Saturday, November 18, 2006

Convergence at end 2Q 2007

Its time for me to put into writting why I think its going to get interesting at the end of the second quarter 2007 (June). There are several factors converging at once.

1. Sufficient quantities of ARMs have reset by then to make a difference. About 1/3rd of the ones that will reset with the majority of those in 2007.
2. Enough population leaving California to finally start to matter (a little).
3. Construction employment finally will start down around late April or May.
4. Enough perception of slowing real estate appreciation to slow sales.
5. Foreclosure rate in Florida, San Diego, and Sacramento gets high enough that the defaults stall the MBS market.
6. Enough forclosures and short sales "return to the market" to correct the shortage of housing created by flippers withdrawing properties from the market.

Each topic:
Option ARMs are the toxic waste of this housing bubble. But they only matter
by the monthly payment pain they induce. As bad as building up a negative equity sounds... for too many, who falsely believe their home is appreciating, only the monthly payment matters. When that ends... ouch.

Supposidly California is losing population. Boy will I be all ears for United Van lines summary that will come out in January of 2007. Have no doubt I'll grab a copy of that pdf and post links. I expect California to get a special mention on the extent of the outflow of population. I simply know too many people who have fled the state. Not to mention I see too many empty homes for sale; the previous sellers long ago cashed out and set up residence in another state.

Calculated risk did a great little analysis of what's going to happen to construction employment. There is a direct correlation between housing completions and housing employment. Since housing completions lag starts by six months... In an article on Nov 17th, Calculated risk notes that by April we will see 300,000 to 400,000 lost jobs in California in construction. The domino effect will be pretty rapid... Some lag is always there... But we'll be feeling it by June (but won't fully get the impact probably until Christmas 2007!).

I'm read a book on real estate cycles recently. Not really anything that great, but it spent a whole page going over why home sales slow when the *perceived* appreciation slows. People just lose the urge to buy. Buyers also get spooked by declining prices. So by 2Q 2007... buyers won't be a little spooked, they'll really be on the sidelines. (Smart ones are on the sidelines today... buy June 2007, even some of the dumbest will be on the sidelines.)

The next bit is that enough enough loses in the MBS holders that they'll tighten the credit a bit. Just the requirement for income verification will slow the market enough to drop prices. If people are also required to put some meat into the game... that will cut out most (not all) of the speculators. I've seen coworkers just recently jump into the speculation game, so I know they're still out there. But after a credit tightening... we'll get rid of most of them.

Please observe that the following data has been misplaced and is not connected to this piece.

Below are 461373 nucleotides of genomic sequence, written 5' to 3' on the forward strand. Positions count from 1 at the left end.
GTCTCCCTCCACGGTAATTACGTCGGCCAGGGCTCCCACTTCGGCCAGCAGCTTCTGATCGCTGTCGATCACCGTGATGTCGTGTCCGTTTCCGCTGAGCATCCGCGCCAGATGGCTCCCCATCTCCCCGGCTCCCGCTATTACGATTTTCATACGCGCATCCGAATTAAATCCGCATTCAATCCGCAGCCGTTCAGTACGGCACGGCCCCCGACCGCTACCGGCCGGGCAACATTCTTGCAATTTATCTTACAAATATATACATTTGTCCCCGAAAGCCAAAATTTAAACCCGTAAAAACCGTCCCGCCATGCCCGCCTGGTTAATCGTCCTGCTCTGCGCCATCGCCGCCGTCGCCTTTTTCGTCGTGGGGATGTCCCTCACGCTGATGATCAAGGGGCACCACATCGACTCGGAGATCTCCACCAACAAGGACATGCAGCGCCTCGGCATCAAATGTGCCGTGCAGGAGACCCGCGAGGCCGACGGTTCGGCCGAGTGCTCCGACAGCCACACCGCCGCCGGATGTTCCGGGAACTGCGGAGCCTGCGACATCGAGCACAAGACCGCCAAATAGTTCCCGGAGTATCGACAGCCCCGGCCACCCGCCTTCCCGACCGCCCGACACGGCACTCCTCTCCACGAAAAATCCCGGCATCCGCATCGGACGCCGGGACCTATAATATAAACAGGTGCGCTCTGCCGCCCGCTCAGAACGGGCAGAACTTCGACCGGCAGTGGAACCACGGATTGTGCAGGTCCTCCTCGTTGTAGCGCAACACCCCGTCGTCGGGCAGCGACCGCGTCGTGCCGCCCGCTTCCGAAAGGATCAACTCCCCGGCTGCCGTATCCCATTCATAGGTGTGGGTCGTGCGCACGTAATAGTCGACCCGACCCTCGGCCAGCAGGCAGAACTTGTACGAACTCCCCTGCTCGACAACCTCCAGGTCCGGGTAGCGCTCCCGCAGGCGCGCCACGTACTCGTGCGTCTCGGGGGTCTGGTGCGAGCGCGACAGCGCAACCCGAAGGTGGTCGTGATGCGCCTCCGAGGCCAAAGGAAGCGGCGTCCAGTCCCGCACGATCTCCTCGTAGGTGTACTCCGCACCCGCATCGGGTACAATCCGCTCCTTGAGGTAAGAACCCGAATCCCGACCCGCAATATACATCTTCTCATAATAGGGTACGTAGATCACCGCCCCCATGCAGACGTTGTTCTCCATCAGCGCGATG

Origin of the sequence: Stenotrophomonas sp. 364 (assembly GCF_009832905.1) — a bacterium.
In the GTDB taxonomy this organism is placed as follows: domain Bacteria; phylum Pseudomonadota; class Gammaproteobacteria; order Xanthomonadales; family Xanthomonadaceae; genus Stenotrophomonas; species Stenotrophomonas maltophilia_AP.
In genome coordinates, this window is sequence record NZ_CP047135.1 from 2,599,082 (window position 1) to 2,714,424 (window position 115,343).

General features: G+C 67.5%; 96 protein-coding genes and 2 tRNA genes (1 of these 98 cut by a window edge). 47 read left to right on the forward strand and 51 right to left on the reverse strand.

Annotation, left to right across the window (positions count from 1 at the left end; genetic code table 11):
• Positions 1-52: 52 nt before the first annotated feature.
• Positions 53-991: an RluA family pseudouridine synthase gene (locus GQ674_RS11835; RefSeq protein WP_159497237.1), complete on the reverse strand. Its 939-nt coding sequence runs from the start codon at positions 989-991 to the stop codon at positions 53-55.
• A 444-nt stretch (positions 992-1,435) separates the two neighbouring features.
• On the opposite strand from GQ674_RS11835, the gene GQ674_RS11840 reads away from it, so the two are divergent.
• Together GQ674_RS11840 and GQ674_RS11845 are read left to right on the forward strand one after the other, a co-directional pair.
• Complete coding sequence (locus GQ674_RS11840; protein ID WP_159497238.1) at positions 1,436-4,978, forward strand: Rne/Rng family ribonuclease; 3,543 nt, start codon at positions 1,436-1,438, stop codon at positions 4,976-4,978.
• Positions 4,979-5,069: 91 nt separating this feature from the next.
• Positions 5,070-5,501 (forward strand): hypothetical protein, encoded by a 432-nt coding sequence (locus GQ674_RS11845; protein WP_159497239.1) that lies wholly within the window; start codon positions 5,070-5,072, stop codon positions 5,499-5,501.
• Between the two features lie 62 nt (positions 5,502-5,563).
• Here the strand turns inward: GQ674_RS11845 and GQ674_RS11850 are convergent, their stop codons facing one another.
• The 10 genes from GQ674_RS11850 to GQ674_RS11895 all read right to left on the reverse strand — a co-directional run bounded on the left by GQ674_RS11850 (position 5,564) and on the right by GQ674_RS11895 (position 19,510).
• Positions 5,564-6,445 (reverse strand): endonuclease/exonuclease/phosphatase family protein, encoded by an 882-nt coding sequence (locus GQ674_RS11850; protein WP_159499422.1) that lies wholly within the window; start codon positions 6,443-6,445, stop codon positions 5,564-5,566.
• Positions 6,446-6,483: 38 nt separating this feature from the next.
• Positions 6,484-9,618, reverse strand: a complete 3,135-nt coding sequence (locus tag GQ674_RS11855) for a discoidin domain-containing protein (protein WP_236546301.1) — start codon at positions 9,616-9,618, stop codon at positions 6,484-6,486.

One odd artifact of this bubble is the amount of housing that was artificially pulled off the market for condo conversions, teardown and rebuild, or just greedy speculation (cheap remodels). Once this inventory is made available... the shortage of housing won't be as accute.

So this is why 2Q 2007 is the start of the "interesting times" in my book. Its not the bottom... oh no. Its not even going to be the quarter with the fastest price drops. (That's later.) Oh, I've posted before I thought it would be the period of fastest price drops... but I realize people can hold on for a little longer. It won't be until 2008 that we have the mixture of enough foreclosures and "owners" underwater to create the great stampede out the door.

Will my Fall 2008 be ok for buying? I'm begining to suspect that's too far to the left... But I posted the information. Let's see how accurate it is. Items #1, 2, 3, 4, 5, and 6 will all be getting worse as 2007 progresses.

But its 2Q 2007 when enough either change direction or get "bad enough" to pass the pain threshold. And note I point towards the end of the quarter. Could it happen earlier? Maybe. But we've all be amazed at the "stickyness" of this housing market. That end at the end of the second quarter. It still won't be time to buy. But we'll start seeing *good* progress towards affordability.



AnalysisGuy said...

Take a look at my market history report for the Bakersfield and Los Angeles at

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